Only Crystal, played by Glow star Betty Gilpin in a performance as good as advertised, stands out as a moderate voice, left to fend for herself as the world around her shouts itself into oblivion. The film plays coy with her politics: she’s a Southerner with a secret whose allegiance to one side of the aisle or the other is never explicitly stated.

”Actors are always trying to play off their scene partners and listen to them a lot. The joke was the scenes worked better the less they paid attention to each other,” Zobel said. “Because that was the commentary we were making, that there was a lack of empathy right now but that is what we need. I do feel by the end of the movie, as a viewer myself, I feel uplifted by it or somewhat hopeful. I was not trying to make something that was incredibly, darkly cynical.”

the “deplorables” of the hunt Patti Perret/Universal Pictures

Maybe not, but it’s hard to be anything but cynical when the initial response to The Hunt spiraled so far out of control. Universal pulled its marketing campaign around the film last summer after a pair of mass shootings left dozens dead. Soon after, as Fox News picked up on alleged details about the film revealed by The Hollywood Reporter, President Donald Trump tweeted about The Hunt. “Liberal Hollywood is Racist at the highest level, and with great Anger and Hate! They like to call themselves ‘Elite,’ but they are not Elite. In fact, it is often the people that they so strongly oppose that are actually the Elite,” Trump posted on his social media outlet of choice in August 2019. “The movie coming out is made in order to inflame and cause chaos. They create their own violence, and then try to blame others. They are the true Racists, and are very bad for our Country!”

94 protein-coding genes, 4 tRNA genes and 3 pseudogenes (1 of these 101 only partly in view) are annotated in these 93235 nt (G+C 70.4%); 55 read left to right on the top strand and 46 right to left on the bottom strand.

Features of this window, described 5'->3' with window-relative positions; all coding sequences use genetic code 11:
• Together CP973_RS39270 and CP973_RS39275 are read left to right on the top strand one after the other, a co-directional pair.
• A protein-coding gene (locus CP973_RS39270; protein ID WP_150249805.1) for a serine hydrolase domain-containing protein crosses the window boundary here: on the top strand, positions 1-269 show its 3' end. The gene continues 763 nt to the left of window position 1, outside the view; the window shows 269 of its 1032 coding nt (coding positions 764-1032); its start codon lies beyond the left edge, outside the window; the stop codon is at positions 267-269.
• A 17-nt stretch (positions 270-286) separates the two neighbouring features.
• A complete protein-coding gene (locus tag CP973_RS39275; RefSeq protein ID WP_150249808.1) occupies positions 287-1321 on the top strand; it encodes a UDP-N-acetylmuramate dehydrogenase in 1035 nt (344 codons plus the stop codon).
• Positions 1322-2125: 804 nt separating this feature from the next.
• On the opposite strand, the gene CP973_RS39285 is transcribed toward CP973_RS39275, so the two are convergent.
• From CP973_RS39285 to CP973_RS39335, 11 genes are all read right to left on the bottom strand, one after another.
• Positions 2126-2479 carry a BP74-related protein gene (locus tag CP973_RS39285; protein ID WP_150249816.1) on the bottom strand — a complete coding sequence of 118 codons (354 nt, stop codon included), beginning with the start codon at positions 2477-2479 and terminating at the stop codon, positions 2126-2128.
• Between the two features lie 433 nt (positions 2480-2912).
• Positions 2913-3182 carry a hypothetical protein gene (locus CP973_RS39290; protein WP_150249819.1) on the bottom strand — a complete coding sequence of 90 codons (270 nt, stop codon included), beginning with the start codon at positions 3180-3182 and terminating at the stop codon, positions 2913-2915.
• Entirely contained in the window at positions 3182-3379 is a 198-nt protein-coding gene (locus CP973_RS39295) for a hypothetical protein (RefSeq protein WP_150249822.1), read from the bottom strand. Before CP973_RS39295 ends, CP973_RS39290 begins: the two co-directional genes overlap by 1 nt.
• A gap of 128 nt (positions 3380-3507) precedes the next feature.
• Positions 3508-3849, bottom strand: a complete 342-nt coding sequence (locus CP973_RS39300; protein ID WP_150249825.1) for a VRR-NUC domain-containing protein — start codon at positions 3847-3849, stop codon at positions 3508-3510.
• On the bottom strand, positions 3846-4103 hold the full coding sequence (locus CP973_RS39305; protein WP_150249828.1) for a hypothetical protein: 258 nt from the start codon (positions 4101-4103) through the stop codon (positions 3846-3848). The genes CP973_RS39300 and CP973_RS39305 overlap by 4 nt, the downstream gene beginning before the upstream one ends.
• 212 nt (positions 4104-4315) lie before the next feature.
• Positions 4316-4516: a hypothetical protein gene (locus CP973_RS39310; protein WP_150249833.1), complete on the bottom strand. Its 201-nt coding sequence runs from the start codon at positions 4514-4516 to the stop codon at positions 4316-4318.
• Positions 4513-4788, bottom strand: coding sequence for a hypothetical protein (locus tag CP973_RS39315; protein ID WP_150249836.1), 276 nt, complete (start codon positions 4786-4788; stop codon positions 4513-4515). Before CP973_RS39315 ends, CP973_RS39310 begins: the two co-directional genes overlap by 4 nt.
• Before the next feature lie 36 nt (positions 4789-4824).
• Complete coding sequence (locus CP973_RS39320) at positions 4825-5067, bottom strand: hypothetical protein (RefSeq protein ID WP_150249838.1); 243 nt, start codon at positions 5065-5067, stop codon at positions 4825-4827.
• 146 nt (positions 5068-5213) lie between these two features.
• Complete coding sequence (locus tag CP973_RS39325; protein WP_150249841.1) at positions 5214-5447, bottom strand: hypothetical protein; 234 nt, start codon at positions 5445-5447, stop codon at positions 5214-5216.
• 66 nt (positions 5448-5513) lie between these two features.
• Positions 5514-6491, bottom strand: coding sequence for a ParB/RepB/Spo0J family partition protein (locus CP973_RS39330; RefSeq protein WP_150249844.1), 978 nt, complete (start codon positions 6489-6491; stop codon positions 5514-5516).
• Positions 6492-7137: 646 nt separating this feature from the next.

It wasn’t long before the movie itself was pulled off the schedule. The irony, of course, is that The Hunt is about what happens when people presume the worst and don’t care to investigate whether or not they’re right.

”I still trust that actually people watching the movie will get it. I trust if you watch the movie you’ll get we were making an absurd, silly romp of a movie,” Zobel said when asked if it’s even possible to make a satirical film any longer. “The underlying question behind your question I think is what do we do about the fact that people make assumptions about the intentions of things that they don’t know anything about yet? That they haven’t seen yet. I trust that people seeing the movie will understand our POV. That other question, the question of whether or not people who haven’t seen the movie will make assumptions of our POV is actually the subject of the movie.”

Indeed, a twist in The Hunt involves the origins of its central conspiracy theory and how bad faith can spin into worse action. “I would interrupt the sound mixer and be like, ‘Oh my God, I can’t believe that line is in the movie,’” Zobel said of working on the film while the controversy around The Hunt unfolded. “People are going to think we put that in the movie afterward. I kept saying I wanted to make a movie that felt current. We were so current that we became involved in the thing we were trying to comment on.”

The Hunt is out now in theaters.